Dysfunctional metacognition and drive for thinness in typical and atypical anorexia nervosaReport as inadecuate




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Journal of Eating Disorders

, 3:24

First Online: 04 July 2015Received: 21 January 2015Accepted: 28 May 2015DOI: 10.1186-s40337-015-0060-4

Cite this article as: Davenport, E., Rushford, N., Soon, S. et al. J Eat Disord 2015 3: 24. doi:10.1186-s40337-015-0060-4

Abstract

BackgroundAnorexia nervosa is complex and difficult to treat. In cognitive therapies the focus has been on cognitive content rather than process. Process-oriented therapies may modify the higher level cognitive processes of metacognition, reported as dysfunctional in adult anorexia nervosa. Their association with clinical features of anorexia nervosa, however, is unclear. With reclassification of anorexia nervosa by DSM-5 into typical and atypical groups, comparability of metacognition and drive for thinness across groups and relationships within groups is also unclear. Main objectives were to determine whether metacognitive factors differ across typical and atypical anorexia nervosa and a non-clinical community sample, and to explore a process model by determining whether drive for thinness is concurrently predicted by metacognitive factors.

MethodsWomen receiving treatment for anorexia nervosa n = 119 and non-clinical community participants n = 100, aged between 18 and 46 years, completed the Eating Disorders Inventory 3 Edition and Metacognitions Questionnaire Brief Version. Body Mass Index BMI of 18.5 kg-m differentiated between typical n = 75 and atypical n = 44 anorexia nervosa. Multivariate analyses of variance and regression analyses were conducted.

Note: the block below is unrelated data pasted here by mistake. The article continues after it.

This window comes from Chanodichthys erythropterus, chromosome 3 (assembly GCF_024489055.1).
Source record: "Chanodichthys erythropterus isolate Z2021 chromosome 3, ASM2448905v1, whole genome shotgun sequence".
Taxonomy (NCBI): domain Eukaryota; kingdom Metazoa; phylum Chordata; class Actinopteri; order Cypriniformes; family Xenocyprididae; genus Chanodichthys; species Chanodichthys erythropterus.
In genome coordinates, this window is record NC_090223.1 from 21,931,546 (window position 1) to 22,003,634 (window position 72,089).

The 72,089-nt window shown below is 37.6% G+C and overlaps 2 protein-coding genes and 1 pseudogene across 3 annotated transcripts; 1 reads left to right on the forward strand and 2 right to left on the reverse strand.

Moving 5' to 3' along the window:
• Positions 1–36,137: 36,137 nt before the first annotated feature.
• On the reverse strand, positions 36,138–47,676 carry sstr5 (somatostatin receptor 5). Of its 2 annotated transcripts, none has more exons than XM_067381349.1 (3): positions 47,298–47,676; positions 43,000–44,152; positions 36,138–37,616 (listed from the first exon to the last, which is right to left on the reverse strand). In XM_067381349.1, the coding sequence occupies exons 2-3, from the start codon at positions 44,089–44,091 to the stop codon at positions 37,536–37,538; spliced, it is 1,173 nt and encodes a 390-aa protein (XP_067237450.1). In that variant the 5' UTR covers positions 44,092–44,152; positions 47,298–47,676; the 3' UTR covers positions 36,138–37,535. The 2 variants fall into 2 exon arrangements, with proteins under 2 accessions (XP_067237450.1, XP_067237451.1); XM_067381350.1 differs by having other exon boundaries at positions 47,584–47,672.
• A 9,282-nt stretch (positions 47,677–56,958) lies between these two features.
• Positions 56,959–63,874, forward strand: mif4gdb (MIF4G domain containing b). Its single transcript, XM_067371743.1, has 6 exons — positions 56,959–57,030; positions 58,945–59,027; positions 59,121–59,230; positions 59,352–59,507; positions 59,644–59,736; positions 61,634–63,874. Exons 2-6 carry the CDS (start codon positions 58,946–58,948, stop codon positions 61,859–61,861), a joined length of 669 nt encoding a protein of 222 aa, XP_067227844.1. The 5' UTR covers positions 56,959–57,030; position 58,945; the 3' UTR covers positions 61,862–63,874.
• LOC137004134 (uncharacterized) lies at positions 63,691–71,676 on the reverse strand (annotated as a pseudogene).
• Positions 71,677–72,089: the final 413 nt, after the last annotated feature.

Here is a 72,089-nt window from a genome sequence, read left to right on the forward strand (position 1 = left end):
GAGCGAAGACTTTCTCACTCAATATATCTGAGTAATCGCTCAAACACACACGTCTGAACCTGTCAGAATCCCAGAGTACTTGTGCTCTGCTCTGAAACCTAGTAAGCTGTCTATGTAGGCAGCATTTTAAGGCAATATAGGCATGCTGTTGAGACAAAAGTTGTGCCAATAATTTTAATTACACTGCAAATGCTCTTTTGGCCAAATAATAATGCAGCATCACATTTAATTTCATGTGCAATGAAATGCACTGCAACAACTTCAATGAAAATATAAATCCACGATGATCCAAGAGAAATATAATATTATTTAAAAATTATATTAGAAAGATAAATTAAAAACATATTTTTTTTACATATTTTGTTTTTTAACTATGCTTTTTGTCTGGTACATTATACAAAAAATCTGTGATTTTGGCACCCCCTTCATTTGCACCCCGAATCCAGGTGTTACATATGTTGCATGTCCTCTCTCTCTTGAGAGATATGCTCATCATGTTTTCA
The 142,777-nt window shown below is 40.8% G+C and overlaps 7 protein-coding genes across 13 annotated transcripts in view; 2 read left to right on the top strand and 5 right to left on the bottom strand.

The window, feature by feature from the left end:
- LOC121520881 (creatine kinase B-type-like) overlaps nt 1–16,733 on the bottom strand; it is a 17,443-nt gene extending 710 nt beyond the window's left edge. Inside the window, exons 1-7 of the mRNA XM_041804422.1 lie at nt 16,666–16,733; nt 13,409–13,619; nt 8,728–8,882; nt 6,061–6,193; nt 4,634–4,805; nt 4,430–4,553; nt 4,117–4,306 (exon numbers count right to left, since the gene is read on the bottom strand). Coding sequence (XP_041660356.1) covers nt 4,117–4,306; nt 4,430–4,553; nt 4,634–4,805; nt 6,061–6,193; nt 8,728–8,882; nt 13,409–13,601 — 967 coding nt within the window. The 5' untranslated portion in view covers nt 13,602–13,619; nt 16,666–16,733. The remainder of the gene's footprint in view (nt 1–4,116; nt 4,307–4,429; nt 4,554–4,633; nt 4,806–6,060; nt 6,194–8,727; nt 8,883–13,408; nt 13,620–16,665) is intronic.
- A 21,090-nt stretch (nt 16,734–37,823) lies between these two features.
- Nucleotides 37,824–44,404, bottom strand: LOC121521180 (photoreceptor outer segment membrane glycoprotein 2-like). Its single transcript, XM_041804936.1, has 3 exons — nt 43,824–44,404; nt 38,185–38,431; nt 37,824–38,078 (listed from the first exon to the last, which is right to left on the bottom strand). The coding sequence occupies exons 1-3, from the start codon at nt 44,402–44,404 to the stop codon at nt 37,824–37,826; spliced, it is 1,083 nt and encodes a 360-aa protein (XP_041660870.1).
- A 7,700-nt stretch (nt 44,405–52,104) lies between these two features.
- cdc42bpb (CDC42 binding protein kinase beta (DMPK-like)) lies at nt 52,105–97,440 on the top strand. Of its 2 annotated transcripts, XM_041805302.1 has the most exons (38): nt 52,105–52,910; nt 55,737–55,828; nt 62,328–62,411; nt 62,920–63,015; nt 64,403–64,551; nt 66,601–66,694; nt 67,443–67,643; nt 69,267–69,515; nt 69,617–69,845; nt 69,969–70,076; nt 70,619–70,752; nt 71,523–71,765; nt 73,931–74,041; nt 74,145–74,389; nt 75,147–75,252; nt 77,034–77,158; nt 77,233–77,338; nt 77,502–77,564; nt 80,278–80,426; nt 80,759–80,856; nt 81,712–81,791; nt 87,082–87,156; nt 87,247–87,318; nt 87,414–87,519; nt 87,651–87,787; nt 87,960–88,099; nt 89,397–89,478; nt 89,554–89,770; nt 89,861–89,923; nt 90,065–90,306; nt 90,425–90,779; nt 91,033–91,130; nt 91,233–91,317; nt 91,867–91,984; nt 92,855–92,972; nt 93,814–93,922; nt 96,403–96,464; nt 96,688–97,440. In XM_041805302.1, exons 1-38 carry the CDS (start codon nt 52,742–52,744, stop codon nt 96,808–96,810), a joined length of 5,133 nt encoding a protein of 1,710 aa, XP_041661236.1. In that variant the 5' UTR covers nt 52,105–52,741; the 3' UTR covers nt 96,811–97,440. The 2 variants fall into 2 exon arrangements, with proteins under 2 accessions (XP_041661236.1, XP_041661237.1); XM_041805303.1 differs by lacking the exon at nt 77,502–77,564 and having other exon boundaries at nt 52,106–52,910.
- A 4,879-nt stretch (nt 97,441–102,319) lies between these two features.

ResultsMetacognitive profiles were similar in both typical and atypical anorexia nervosa and confirmed as more dysfunctional than in the non-clinical group. Drive for thinness was concurrently predicted in the typical patients by the metacognitive factors, positive beliefs about worry, and need to control thoughts; in the atypical patients by negative beliefs about worry and, inversely, by cognitive self-consciousness, and in the non-clinical group by cognitive self-consciousness.

ConclusionsDespite having a healthier weight, the atypical group was as severely affected by dysfunctional metacognitions and drive for thinness as the typical group. Because metacognition concurrently predicted drive for thinness in both groups, a role for process-oriented therapy in adults is suggested. Implications are discussed.

KeywordsAnorexia nervosa Atypical anorexia nervosa Metacognition Drive for thinness AbbreviationsANAnorexia nervosa

AN-tTypical anorexia nervosa

AN-atAtypical anorexia nervosa

BMIBody mass index

CASCognitive attentional syndrome

CNCCommunity-based non-clinical participants

DFTDrive for thinness subscale of the Eating Disorders Inventory-3

DSM-5Diagnostic and Statistical Manual of Mental disorders, Fifth edition

EDI-3Eating Disorders Inventory-3

MANOVAMultivariate analyses of variance

MCQMetacognitions questionnaire

MCQ-30Metacognitions questionnaire—brief version

S-REFSelf-regulatory executive function

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Author: Emily Davenport - Nola Rushford - Siew Soon - Cressida McDermott

Source: https://link.springer.com/







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